Most helpful critical review
63 of 77 people found the following review helpful
have fun, but beware
on February 25, 1999
Before Pinker's ego spun completely out of control in _How the Mind Works_, we got a slightly less ambitious, and in many ways laudable, book in the form of _The Language Instinct_. Pinker has no scruples: he doesn't care how entertaining he is.
The highlights of this book are what linguists have been saying ever since Bloomfield: language change is natural, there's no such thing as "right" or "wrong" grammar or pronunciation, only what is conventional, and so on. It's encouraging to see someone, even a non-linguist, writing a book that says that kind of thing.
As an outline of generative linguistics or, more specifically, Chomskyan linguistics with all its psychological baggage (innateness and all that), it's decent. I must admit seeing the same old stuff rehashed nearly prompted me to give up here and there, but that won't be a problem for neophytes.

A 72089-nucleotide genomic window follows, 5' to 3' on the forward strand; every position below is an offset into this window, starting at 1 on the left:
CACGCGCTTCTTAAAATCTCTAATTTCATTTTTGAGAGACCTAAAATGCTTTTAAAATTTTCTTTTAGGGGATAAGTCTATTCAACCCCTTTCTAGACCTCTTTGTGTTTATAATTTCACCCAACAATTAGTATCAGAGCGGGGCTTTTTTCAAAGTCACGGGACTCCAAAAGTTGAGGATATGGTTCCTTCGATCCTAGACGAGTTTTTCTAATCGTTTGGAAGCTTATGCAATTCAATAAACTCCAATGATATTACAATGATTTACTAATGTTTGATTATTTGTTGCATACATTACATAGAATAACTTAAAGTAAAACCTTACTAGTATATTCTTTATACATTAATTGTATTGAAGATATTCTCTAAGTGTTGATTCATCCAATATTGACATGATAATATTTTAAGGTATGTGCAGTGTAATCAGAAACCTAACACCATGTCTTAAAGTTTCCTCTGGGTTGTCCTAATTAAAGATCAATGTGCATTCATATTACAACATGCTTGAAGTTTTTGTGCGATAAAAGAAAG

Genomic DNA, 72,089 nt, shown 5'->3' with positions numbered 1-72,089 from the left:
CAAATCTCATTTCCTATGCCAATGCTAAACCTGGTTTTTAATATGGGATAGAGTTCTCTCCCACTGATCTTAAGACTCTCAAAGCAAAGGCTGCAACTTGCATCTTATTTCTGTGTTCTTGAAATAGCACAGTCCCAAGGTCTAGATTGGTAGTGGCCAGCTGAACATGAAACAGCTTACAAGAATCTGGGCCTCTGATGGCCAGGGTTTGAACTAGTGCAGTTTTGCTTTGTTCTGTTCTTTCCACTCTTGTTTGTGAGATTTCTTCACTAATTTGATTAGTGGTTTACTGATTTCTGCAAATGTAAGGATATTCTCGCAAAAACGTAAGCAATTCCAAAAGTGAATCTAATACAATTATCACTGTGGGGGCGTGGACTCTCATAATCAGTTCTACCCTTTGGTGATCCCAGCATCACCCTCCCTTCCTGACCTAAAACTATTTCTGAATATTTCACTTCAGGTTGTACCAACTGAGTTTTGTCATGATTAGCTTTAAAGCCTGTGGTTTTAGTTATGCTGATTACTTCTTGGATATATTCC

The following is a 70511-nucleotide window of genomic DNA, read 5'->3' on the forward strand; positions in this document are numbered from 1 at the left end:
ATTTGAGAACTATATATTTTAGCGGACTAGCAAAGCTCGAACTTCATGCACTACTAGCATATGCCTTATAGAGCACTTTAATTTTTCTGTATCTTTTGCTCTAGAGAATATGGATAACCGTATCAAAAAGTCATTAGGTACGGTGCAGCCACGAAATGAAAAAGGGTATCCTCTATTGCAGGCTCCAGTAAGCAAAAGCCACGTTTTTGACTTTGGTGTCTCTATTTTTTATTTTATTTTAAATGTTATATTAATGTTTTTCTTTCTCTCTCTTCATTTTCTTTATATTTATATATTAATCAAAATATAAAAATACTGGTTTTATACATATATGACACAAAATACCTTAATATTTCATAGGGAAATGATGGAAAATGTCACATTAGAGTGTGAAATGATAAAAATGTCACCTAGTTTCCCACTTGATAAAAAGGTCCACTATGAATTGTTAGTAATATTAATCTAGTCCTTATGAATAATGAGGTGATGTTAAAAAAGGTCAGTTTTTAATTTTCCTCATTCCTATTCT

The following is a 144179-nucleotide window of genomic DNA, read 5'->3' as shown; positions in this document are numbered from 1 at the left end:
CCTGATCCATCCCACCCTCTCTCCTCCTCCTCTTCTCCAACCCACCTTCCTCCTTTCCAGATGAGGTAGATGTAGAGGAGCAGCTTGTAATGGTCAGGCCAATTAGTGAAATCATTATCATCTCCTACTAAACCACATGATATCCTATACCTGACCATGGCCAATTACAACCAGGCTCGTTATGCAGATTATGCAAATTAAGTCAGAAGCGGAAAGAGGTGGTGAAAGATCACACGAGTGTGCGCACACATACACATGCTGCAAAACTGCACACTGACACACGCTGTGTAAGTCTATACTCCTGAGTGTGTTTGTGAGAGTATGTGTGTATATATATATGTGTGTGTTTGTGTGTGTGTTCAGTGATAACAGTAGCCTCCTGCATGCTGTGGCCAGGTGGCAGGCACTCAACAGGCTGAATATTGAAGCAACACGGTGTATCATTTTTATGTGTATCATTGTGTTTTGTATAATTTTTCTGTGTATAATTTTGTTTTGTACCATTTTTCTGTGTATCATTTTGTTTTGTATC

Still, "best introduction to generative grammar out there"? Ugh. God save us. The "hurrahs" and one-sided nature of this book, which bothered reviewers even in pro-Chomsky journals, will, I think, give readers a biased opinion about what linguistics is about and, more important, what linguists think they know. (Pinker has a penchant for claiming we know more than we actually do.) Whatever happened to encouraging skepticism and the tentative nature of scientific claims?
The last chapter is interesting, as Pinker, all the while admitting that people will think he's nuts, outlines an outrageously nativist theory of the mind, a precursor to _How the Mind Works_. Pinker practically says that genes determine how long you suck your thumb (I wonder what held him back). Well, you were right, Pinker, some of us think you're a little nuts.
Amusing, informative, yes. In the meantime, some of us are waiting for someone in the Langacker/Lakoff camp who can actually write...
(To the well-meaning but misinformed reader who accused the "professionals in the field" of being "threatened by his insights": You're about thirty years late. Pinker's "insights" have been orthodox, especially on the East Coast, for a long time.)